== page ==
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Logjam in negotiations between India and EFTA on free trade deal

Hindustan Times - 16 December 2023

Logjam in negotiations between India and EFTA on free trade deal
By Rezaul H Laskar

Switzerland has expressed concerns in the latest negotiations on provisions related to mobility of Indian professionals and intellectual property rights.

Negotiations between India and the European Free Trade Association (EFTA) on a trade deal have run into a logjam because of Switzerland’s concerns on mobility and intellectual property rights and a revised Indian proposal on market access for goods, people familiar with the matter said.

The four members of EFTA – Iceland, Liechtenstein, Norway and Switzerland – have pushed for finalisation of the proposed Trade and Economic Partnership Agreement (TEPA) so that it can be signed before India begins the process for conducting a general election in 2024.

Talks on the trade deal began in January 2008 before being put on hold in 2013. Negotiations resumed in October 2016 but got a fillip this year following a concerted push by EFTA states. The 20th round of negotiations was held in-person in Geneva and by video-conference during November 20-30.

The Swiss side expressed concerns in the latest negotiations on provisions related to mobility of Indian professionals, which has become a key issue in almost all trade agreements currently being negotiated by New Delhi, and intellectual property rights (IPR), one of the people cited above said on condition of anonymity.

The issue of mobility is complicated for Switzerland as it is a member of the Schengen visa framework even though it isn’t part of the European Union. IPR constitutes a key component for many exports from EFTA member states, especially Switzerland, and this is a crucial reason for the concerns, the person said.

EFTA member states were also surprised by the revised Indian proposal for market access for certain goods, the person added without giving details. The people said these developments complicated the negotiations despite considerable progress in recent months.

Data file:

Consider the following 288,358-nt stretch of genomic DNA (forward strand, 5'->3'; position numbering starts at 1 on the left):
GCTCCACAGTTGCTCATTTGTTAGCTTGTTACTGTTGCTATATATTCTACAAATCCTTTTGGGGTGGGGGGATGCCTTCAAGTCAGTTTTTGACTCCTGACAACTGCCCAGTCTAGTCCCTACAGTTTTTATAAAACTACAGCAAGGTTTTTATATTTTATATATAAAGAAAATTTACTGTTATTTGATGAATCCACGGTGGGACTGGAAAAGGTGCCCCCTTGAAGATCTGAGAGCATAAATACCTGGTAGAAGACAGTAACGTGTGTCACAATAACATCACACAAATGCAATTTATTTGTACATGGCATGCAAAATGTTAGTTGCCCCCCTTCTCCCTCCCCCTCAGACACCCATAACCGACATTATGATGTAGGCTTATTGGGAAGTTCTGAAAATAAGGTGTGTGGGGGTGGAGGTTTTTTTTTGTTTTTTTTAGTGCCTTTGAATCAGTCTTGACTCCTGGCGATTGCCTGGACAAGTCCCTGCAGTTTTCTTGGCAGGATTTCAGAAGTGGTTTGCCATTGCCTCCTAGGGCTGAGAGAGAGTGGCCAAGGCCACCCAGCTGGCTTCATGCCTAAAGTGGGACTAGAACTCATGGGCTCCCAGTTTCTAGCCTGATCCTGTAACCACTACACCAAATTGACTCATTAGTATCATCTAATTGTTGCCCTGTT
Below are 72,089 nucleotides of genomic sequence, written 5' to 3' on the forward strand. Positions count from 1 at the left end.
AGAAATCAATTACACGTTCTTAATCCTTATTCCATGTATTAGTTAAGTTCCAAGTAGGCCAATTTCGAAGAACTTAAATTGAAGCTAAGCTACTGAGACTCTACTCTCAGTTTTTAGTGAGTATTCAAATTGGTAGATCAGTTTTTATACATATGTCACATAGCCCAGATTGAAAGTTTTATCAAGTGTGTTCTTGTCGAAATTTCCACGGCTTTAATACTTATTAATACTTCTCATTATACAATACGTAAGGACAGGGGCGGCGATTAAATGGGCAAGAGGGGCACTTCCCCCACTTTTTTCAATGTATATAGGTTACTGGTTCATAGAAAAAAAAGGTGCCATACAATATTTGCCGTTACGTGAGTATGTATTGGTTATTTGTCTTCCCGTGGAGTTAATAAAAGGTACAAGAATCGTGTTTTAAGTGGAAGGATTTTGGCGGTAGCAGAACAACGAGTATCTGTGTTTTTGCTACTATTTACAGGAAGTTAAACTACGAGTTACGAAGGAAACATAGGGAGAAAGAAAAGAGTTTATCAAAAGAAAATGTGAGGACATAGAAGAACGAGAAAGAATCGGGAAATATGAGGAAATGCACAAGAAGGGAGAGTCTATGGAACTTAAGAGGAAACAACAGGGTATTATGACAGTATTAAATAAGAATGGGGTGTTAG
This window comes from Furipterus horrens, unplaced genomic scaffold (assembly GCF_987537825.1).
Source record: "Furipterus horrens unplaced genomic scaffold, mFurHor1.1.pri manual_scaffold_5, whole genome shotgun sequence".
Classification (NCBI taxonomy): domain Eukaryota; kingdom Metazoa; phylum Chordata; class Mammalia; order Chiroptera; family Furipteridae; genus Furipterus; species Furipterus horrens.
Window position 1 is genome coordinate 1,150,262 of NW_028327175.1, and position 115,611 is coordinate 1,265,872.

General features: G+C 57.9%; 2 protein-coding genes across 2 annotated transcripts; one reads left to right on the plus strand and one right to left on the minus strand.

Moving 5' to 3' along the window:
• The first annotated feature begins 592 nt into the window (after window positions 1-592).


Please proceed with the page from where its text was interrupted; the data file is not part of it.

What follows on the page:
Two other persons from different economic ministries said India and EFTA remain intensely engaged to expeditiously conclude TEPA. There are certain issues that need to be resolved before the deal can be signed and efforts are being made by both sides to reach common ground, they said.

Though there is no deadline for concluding the deal, both sides are looking to sign the TEPA by early next year, the people said.

Norway’s trade minister Jan Christian Vestre and Switzerland’s state secretary for economic affairs Helene Budliger Artieda made a two-day visit to New Delhi from December 12 to give a push to resolving outstanding issues, the people said. During the trip, the officials met commerce minister Piyush Goyal and finance minister Nirmala Sitharaman to discuss progress in the talks and to find common ground, they said.

“There are some outstanding issues, which is particularly because EFTA is a group of developed countries and citizens there do not face issues of subsistence like people in a developing country such as India. Hence, the approach of negotiators should be equitable, rather than that of equals,” a second person said.

“As a result of intensive talks, they do realise our sensitivities. Hence, a mutually beneficial agreement is possible,” this person added.

Both sides are also focused on a balanced trade deal, given that two-way trade is currently skewed in favour of the EFTA member states and the imbalance between the size of the two markets in terms of population. India’s total trade with EFTA states in 2021-22 was $27.23 billion, with a deficit of more than $23.7 billion.

India’s key imports from these countries are gold ($20.7 billion in 2021-22), coal, pharmaceuticals, vegetable oil, silver, dairy machinery, medical and scientific equipment. It exports chemicals, iron, steel, gold, precious stones, yarns, sports goods, glassware and bulk drugs.

The latest round of negotiations covered trade in goods and services, rules of origin, IPR, trade and sustainable development, sanitary and phytosanitary measures, technical barriers to trade, trade remedies, and customs and trade facilitations.

 source: Hindustan Times